by Eric Blehm
Heart of Winter 2006
I vaguely remember two people in white sliding me onto a cold, narrow, metal bed underneath a sterile white cube that was hinged like an elongated mechanical arm. There were lights – menacing darkened orbs that seemed to want to look into my very being. A television monitor clicked on with a hum, as if to say, “You can watch.”
I felt them thump, thump, thumping a tube into the femoral artery in my groin. Through the haze, it looked like a snake as it threaded its way upstream toward my heart. It paused there, before thrusting forward into the opening and closing ventricle, where it seemed an eternity before I was told over an unseen intercom to hold my breath. At that, an odd, hot sensation radiated through my chest as some machine shot dye into the left chamber of the largest muscle in my body that pumped it dutifully on through to my lungs.
Awake? Yes. Alert? No way.
Then, I was riding. It was powder, and never ending. It was bits and pieces of personal snowboarding history. Runs I’d forgotten, and runs I’d only dreamed about. I discovered then, more than ever, that riding is a part of my soul; it kicked in when I needed it most, and got me through over an hour of sketchy, sub-conscious “exploratory” hell. An hour-long powder run – snow laden evergreens, wide-open bowls, gullies made to order, cliff drops – where I stuck every landing, never fell, and never turned around to look at my tracks, because there were none.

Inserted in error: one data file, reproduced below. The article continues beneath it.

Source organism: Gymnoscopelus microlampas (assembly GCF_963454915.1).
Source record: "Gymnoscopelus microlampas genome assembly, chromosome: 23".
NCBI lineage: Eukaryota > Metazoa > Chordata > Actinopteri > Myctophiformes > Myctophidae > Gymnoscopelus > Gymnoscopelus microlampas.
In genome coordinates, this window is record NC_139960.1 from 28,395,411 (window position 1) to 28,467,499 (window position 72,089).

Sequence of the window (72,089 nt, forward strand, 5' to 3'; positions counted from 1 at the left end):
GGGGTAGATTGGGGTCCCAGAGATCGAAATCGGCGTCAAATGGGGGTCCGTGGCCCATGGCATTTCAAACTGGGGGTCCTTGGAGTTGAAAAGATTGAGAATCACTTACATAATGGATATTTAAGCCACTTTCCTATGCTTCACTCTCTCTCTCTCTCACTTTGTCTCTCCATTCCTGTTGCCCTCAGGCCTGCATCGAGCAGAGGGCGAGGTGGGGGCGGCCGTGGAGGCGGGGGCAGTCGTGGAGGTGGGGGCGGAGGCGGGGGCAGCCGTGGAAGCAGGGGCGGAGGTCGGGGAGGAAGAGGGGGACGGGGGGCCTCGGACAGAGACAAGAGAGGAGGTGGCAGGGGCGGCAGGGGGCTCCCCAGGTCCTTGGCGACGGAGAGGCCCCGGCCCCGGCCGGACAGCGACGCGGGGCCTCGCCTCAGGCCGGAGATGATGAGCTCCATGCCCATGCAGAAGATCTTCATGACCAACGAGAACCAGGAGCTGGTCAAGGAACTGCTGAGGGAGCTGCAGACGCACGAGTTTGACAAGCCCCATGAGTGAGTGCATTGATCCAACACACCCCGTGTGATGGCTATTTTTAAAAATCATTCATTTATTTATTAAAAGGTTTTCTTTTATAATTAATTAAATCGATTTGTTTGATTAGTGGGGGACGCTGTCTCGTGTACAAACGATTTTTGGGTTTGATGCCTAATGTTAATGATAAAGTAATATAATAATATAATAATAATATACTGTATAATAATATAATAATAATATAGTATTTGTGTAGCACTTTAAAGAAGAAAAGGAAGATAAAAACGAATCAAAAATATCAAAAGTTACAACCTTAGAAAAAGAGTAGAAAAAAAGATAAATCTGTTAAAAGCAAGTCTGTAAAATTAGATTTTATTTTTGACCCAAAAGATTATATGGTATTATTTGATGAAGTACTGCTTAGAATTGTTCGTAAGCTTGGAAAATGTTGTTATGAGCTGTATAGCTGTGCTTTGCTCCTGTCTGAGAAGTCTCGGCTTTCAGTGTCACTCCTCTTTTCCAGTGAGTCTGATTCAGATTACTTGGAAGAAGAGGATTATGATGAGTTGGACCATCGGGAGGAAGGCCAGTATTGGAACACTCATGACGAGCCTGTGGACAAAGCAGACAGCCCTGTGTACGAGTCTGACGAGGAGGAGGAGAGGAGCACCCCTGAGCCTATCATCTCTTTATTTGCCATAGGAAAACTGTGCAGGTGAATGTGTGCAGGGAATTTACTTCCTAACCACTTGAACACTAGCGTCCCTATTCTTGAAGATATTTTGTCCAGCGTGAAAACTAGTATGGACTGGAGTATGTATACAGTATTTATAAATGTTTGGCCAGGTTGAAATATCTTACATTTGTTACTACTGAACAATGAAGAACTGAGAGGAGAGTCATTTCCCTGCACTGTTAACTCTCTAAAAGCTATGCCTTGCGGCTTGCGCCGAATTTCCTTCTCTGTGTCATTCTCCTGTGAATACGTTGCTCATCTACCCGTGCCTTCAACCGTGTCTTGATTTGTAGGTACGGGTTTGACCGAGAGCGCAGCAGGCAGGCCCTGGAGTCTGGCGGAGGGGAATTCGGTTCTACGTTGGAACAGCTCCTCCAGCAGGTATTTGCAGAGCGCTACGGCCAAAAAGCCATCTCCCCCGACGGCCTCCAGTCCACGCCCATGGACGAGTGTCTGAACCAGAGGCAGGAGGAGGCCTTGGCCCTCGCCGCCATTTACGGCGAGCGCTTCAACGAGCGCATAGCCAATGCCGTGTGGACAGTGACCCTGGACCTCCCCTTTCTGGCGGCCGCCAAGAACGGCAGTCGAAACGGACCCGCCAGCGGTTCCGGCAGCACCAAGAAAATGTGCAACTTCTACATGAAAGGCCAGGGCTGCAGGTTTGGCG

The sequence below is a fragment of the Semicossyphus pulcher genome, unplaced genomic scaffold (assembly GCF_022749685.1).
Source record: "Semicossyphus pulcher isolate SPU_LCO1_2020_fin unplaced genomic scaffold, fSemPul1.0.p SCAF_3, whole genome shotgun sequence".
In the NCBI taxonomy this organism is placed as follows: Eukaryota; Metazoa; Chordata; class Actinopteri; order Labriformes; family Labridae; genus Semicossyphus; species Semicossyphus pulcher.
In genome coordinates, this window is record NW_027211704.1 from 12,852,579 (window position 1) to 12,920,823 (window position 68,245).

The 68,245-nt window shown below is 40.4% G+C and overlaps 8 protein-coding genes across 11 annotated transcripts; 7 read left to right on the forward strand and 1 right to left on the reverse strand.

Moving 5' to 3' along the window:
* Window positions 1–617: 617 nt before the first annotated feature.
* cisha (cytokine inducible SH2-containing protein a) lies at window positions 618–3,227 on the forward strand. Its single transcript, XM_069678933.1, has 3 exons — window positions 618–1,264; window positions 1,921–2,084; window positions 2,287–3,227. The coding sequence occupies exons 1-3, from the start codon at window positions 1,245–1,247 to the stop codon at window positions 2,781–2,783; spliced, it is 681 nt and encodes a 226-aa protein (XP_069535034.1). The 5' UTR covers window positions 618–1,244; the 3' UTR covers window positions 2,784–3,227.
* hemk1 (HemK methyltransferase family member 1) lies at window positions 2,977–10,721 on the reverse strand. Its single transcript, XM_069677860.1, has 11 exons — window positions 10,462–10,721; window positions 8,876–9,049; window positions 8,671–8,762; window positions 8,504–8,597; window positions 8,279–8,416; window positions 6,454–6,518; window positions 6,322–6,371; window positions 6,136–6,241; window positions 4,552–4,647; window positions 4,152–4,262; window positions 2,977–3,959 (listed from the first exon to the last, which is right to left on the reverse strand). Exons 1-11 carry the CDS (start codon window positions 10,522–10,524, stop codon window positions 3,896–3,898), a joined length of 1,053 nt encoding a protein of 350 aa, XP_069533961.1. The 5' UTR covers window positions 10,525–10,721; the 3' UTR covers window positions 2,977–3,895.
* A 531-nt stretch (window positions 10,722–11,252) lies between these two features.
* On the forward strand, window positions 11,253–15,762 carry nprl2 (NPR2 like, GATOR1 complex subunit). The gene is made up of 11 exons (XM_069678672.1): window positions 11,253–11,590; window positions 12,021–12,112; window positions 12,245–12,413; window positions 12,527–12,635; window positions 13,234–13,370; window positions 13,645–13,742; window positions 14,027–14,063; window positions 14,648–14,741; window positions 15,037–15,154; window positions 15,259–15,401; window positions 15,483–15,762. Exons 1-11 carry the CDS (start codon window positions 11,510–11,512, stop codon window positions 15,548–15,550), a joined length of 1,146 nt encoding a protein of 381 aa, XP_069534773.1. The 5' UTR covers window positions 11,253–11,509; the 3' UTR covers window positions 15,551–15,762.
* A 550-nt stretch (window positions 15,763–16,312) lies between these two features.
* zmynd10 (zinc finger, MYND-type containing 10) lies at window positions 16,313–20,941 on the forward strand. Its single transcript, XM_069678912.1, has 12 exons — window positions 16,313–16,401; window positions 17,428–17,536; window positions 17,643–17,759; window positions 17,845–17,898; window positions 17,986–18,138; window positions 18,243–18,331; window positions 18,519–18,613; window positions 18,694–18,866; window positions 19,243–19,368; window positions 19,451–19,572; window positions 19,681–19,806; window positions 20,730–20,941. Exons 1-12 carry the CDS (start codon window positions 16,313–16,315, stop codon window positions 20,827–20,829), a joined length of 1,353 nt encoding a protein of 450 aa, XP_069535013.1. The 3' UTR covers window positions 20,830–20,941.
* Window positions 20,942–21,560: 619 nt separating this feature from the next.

It was over abruptly and some guy with a surgical mask was applying thumb pressure to the hole in my leg. His whole hand was shaking, he was pressing so hard on that artery to stop the bleeding, and yet I didn’t feel a thing. The doctor came in and announced that a pulmonary embolism had partially collapsed one of my lungs, and with this knowledge, breathing, ironically seemed a little easier. No heart attack. No tumors. Just dangerous, but treatable clots had blocked the flow of oxygen-rich blood into my lungs – the highly unusual complication of a shoulder surgery I’d undergone a week earlier to repair a chronically dislocating wing. An injury, coincidentally, that had plagued me since a serious fall in 1989 – snowboarding. Funny how things come full circle.
Before this, I hadn’t thought snowboarding could get any more fulfilling than in-the-moment face shots. But after that waking dream, I realized the roots of my passion lay deep, far deeper than I had known: all the way down to a secret untracked glade on the other side of consciousness.